Sustainability begins by talking about it: Wackernagel 

Everything we consume affects the future of the planet.

This may be such a profound thought that it puts you off thinking about it.

But don’t.

Sooner or later the world’s population is going to have to face-up to the fact that we are using resources more quickly than nature can renew them.

Dr. Mathis Wackernagel helps people all over the world learn about how they affect the Earth and how they must change the way they live if the planet is to survive.

On Sunday, Jan. 13 he will share his thoughts and lessons at a free lecture at the Fairmont Chateau Whistler, starting at 6:30 p.m.

"I will be talking about the ‘Ecological Footprint’ which is a way of accounting in nature," said Wackernagel from his Oakland California office.

"In the same way we count money we can count nature and how much we use.

"If we don’t balance our books we run a deficit. The way we run our world now is that we just rip apart all the receipts and believe therefore that all the debts are gone, but they are not."

Wackernagel is co-founder of the "Ecological Footprint" a concept that is used as a measurement of environmental sustainability world-wide. He developed the concept while completing his doctoral dissertation at the University of B.C.

He has authored or contributed to over two dozen academic articles and co-authored various books that focus on the question of embracing limits and developing indicators to assess sustainability.

It is estimated that our footprint may be over 30 per cent larger than the world can sustain.

Nature provides an average of 5 acres of bioproductive space for every person in the world. With a projected global population of 10 billion in the year 2050 the available space will be reduced to 3 acres.

The average Canadian uses a 20-acre foot print – that’s 20 football fields put together.

Still its better than the U.S., where the average American’s ecological footprint is about 27 acres.

There is a global budget for what’s available so if we use this much someone else has to use less to make up for our excess, said Wackernagel.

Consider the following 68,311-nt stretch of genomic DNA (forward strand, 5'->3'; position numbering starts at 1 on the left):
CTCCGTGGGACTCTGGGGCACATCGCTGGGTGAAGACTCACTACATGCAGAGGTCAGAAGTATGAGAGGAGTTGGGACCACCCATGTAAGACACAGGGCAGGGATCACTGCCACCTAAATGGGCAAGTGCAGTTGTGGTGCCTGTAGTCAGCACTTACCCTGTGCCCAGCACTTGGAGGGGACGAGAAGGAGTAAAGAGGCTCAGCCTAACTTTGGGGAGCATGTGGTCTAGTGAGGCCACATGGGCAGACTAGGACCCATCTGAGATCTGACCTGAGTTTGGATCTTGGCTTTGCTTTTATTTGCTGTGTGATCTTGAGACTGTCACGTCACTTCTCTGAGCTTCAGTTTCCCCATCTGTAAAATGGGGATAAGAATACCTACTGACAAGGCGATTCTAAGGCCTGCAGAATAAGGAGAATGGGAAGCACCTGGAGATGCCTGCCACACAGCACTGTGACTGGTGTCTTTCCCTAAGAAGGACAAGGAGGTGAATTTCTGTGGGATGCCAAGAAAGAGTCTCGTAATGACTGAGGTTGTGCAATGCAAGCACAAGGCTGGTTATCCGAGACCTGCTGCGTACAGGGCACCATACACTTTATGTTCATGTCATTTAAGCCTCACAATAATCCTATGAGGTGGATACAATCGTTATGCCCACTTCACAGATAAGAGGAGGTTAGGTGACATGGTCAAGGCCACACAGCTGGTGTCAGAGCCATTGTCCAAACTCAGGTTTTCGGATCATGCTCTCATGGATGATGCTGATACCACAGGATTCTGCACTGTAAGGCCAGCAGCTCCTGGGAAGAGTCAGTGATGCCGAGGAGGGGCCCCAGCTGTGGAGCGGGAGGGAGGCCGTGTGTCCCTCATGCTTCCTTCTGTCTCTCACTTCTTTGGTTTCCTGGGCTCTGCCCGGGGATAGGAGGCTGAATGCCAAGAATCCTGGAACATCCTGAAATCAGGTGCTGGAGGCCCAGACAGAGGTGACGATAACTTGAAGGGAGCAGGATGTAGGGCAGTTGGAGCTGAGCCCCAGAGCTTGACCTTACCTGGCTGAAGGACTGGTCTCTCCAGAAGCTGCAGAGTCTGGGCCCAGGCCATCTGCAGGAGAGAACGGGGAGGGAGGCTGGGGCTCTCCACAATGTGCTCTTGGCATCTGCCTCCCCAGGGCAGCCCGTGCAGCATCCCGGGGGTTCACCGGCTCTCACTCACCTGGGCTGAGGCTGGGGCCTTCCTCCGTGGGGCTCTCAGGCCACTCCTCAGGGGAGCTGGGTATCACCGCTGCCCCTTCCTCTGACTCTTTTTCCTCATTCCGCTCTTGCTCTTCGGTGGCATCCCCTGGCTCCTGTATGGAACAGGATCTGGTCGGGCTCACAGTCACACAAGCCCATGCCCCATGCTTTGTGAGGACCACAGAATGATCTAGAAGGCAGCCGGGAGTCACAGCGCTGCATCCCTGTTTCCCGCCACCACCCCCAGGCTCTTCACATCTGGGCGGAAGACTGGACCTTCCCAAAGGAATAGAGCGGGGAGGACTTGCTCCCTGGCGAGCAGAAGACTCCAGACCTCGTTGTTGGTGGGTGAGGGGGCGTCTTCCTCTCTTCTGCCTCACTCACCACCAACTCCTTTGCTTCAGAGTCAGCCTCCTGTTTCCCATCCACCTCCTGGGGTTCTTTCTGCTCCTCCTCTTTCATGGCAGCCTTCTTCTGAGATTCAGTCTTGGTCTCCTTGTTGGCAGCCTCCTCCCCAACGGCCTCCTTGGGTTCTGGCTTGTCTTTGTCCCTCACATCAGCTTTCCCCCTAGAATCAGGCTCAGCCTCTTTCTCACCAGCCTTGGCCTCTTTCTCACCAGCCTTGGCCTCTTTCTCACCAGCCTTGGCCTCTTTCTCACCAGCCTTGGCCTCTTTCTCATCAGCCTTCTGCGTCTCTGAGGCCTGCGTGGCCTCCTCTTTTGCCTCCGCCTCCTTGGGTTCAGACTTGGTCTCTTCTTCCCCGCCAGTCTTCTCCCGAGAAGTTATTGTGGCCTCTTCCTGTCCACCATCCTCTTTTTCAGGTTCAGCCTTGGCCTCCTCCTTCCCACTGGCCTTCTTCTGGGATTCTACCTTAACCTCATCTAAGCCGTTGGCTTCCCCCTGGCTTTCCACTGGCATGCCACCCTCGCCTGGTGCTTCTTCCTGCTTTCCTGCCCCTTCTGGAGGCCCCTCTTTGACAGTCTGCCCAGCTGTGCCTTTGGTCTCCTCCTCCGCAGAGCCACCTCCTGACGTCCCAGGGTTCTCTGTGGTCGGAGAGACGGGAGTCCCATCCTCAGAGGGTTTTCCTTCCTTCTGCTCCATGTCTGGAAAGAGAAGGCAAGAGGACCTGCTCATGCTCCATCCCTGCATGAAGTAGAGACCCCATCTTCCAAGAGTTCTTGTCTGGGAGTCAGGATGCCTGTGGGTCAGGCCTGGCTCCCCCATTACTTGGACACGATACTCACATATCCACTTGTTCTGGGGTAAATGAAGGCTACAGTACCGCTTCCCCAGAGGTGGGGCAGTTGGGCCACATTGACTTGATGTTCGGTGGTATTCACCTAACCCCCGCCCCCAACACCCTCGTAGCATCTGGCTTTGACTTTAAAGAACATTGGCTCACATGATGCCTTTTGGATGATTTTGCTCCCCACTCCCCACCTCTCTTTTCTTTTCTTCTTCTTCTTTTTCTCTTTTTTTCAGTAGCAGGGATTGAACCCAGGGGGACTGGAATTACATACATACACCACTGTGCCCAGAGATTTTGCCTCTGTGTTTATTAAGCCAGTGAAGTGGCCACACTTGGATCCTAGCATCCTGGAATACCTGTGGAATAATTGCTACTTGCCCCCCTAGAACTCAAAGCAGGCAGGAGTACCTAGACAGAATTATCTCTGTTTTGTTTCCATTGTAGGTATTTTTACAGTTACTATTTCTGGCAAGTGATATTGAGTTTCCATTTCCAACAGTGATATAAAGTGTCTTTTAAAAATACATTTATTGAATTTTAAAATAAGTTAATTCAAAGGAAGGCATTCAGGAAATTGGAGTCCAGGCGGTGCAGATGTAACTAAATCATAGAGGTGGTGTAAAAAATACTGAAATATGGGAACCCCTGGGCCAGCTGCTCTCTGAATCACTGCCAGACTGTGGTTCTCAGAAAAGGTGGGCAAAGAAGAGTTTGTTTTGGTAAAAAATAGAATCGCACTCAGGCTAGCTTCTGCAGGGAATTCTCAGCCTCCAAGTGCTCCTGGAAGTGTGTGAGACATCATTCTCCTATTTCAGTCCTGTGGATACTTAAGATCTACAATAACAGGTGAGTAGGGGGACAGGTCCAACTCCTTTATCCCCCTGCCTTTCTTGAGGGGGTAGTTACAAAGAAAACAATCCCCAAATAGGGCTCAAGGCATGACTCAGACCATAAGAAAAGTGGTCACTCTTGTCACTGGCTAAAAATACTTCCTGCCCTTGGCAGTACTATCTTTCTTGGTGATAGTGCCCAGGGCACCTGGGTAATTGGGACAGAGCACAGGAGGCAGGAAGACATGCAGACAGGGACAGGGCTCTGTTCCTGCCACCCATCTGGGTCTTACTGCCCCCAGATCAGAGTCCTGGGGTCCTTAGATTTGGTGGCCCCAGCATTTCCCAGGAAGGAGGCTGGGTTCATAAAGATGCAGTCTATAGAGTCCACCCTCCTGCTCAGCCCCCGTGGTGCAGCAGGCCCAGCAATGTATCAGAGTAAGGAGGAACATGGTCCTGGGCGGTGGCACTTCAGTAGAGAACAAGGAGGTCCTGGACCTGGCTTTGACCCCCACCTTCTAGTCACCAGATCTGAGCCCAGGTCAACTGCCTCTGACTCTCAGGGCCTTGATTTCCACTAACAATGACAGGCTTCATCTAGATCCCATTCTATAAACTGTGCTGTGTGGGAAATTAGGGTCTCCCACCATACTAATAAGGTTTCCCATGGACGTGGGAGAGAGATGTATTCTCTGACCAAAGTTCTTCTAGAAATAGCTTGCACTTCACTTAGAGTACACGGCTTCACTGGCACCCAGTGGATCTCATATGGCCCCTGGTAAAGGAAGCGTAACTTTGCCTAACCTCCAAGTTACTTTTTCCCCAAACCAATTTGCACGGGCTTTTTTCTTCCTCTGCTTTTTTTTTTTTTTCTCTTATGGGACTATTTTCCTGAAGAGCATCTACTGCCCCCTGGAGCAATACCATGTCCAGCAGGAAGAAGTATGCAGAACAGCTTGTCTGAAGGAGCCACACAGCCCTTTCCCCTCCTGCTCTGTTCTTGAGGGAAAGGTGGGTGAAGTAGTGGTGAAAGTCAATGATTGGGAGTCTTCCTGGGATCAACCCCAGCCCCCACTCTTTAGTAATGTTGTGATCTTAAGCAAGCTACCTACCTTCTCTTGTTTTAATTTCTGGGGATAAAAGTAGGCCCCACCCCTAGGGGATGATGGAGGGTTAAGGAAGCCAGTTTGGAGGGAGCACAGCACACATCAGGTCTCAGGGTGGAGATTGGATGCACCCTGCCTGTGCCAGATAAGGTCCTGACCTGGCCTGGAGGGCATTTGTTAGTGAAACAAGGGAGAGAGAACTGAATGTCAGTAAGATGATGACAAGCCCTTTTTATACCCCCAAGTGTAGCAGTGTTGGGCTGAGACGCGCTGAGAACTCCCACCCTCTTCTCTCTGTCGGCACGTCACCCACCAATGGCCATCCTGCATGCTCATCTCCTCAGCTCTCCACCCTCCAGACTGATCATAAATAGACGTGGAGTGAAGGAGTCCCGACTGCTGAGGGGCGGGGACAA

"In order to have a sane world which is safe and thriving for all, we need to make sure that we live within the budget of nature," he said.

"There is only so much nature and only one planet so the question is how can we use it best and first we need accounts to find out how much we have as compared to how much we use."

The most important thing people can do to move toward a sustainable system is to talk abut it.

"If you ask me what is the most effective thing people can do, it is to be able to start talking about these issues," said Wackernagel.

"The biggest limitation to a sustainable world is the taboo around the issues of continued expansion. We cannot bring these big topics into our small talk.

"We are not able to face in our conversations the reality of living on one planet and that is what sustainability is all about, one planet.

"It is absent from our decision-making processes and so our decision does not reflect the reality that we live in."

Dr Wackernagel’s presentation is the third in a series of world-renowned speakers presented by the Early Adopters of the Natural Step framework.

It is part of the Leadership Through Sustainable Innovation speaker series. This series is presenting Whistler’s own sustainability initiative , Whistler. Its Our Nature , to the community.

To check out what your Ecological Footprint is visit Wackernagel’s Web site at .


Subscribe to this thread:

Add a comment

Readers also liked…

Latest in Whistler

More by Clare Ogilvie

© 1994-2019 Pique Publishing Inc., Glacier Community Media

- Website powered by Foundation